We are supporting the NZITF work on this because they’ve moved further and faster than anyone else so far. That doesn’t mean we don’t support the New Zealand Government doing something too - in fact, we think that’s essential. The NZITF work is a head start - a test of a model and demonstrates demand for this initiative. We’re pretty hopeful that the Government as well as the private sector will dovetail in behind this and help make something happen. If you’re keen to be involved, ping Ben at firstname.lastname@example.org.
And this time, with the full confirmed text. We’re working in collaboration with a number of aligned people and organisations to wrap our head around exactly what this means now for the Internet in New Zealand. We’re also keenly focussed on ensuring that any implementation process of the TPP encompasses positive aspects of international standardisation as much as the negative. For example, if we have to have the same extension to copyright as everyone else, surely we can have the same fair use rules as everyone else too - right? James is our lead here, and is always open to thoughts, comments and questions: email@example.com.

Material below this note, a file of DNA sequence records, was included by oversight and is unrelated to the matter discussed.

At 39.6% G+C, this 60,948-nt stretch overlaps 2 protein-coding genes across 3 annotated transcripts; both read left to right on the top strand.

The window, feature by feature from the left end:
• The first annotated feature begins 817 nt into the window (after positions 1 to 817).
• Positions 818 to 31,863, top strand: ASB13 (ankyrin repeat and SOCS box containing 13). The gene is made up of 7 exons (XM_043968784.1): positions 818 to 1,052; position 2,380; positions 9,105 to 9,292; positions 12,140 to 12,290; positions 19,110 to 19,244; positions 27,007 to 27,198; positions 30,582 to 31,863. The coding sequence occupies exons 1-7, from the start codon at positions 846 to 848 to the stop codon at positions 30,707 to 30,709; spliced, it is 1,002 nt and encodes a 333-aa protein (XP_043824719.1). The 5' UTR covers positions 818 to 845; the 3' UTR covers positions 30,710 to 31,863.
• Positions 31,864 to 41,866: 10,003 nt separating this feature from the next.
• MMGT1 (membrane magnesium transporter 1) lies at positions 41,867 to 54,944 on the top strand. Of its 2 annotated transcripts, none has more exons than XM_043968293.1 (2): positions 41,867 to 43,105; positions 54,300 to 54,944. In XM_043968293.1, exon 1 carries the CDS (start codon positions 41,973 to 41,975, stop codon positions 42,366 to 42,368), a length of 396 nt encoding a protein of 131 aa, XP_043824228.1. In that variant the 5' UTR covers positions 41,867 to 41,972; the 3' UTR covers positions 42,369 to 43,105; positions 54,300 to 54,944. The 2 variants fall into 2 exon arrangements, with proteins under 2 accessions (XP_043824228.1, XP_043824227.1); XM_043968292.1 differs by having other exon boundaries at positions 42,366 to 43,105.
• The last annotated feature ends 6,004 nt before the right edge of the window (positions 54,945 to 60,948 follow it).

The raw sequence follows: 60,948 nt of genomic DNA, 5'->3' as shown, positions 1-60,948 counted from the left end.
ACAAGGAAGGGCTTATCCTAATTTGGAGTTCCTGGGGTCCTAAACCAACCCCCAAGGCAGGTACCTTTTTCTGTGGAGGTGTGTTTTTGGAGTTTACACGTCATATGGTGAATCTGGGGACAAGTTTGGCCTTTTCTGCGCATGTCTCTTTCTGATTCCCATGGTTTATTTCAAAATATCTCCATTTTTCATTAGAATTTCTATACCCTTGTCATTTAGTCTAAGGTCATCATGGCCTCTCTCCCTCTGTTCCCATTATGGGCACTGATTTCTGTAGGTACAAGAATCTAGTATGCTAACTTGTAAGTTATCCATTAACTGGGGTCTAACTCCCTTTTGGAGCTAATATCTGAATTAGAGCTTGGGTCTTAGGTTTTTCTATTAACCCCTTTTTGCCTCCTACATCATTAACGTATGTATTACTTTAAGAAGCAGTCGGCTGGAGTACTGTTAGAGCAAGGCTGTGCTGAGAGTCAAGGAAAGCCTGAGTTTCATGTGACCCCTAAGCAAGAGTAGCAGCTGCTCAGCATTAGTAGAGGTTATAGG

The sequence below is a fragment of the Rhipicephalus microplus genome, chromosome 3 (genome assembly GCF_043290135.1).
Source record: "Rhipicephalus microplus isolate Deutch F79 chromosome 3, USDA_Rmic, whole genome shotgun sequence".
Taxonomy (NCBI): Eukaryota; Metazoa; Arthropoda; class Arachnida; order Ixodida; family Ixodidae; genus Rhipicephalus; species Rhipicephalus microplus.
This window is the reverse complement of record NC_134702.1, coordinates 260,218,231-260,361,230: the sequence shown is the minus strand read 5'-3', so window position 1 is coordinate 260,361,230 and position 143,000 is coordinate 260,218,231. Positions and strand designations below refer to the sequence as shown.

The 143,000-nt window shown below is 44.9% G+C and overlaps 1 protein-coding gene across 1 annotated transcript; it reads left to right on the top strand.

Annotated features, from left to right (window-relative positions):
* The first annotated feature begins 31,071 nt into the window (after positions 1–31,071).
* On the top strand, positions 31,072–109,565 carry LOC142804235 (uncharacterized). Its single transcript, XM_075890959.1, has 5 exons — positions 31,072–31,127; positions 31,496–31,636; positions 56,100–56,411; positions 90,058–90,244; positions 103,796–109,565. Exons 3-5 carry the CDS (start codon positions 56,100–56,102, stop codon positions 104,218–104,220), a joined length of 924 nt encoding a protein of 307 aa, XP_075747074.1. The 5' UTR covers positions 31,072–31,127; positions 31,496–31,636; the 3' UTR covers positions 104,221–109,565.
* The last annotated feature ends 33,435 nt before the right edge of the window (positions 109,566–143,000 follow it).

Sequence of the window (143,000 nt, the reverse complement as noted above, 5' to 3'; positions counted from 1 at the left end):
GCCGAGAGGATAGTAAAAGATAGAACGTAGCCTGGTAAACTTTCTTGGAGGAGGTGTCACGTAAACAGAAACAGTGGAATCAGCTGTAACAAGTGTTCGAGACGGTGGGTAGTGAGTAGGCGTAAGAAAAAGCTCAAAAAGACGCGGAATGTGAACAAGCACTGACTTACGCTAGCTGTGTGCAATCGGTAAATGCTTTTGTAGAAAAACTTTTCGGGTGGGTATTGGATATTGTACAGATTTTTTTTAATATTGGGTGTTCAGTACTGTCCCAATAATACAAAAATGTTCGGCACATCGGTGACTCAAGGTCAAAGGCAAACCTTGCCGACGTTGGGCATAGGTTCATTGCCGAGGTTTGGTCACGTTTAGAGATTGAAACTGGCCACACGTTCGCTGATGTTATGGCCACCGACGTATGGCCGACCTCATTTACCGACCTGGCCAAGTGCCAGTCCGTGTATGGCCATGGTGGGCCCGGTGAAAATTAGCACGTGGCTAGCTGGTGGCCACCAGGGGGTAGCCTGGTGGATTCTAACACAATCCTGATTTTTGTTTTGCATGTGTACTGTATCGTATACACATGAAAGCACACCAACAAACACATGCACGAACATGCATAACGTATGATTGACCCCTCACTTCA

- Internet Governance Forum 2015: Ben’s off representing InternetNZ at the IGF in Brazil - the premier international Internet policy forum for the year. He’ll be sharing his thoughts and ideas once he is back.
- Copper Internet pricing: The Commerce Commission will be announcing their pricing decisions for copper-based telephone services on the 15th of December, and we will finally see whether this process is going to deliver to the long term benefit of end-users in New Zealand, or whether everyone’s ADSL prices need to go up :( stay tuned!
- ISP feature comparison: What was our scorecard concept is now more of a consumer information play on features that matter. We’re still cooking here.
We are excited to announce our December speaker series event will be an extension of one of the most popular barcamps at Net Hui this year - Sex and the Internet.
The format will be a panel with speakers Jessica Ducey from Family Planning, a representative from Family First, Martin Cocker from NetSafe and others from the privacy and censorship sectors. Questions and conversation will follow.
The event will be held at Internet New Zealand Wellington's offices on the 3rd of December and registrations are now open:
InternetNZ <3’s research
This week InternetNZ is opening expressions of interest for the New Zealand Internet Research Forum 2016.
The NZIRF is a collaboration between InternetNZ and AUT’s Institute of Culture Discourse and Communication bringing together researchers and interested parties to discuss their proposed, current and finished research with the New Zealand Internet community. It will be held at AUT on Friday 5 February. An NZRIF expressions of interest page will be advertised on our website before the end of the week.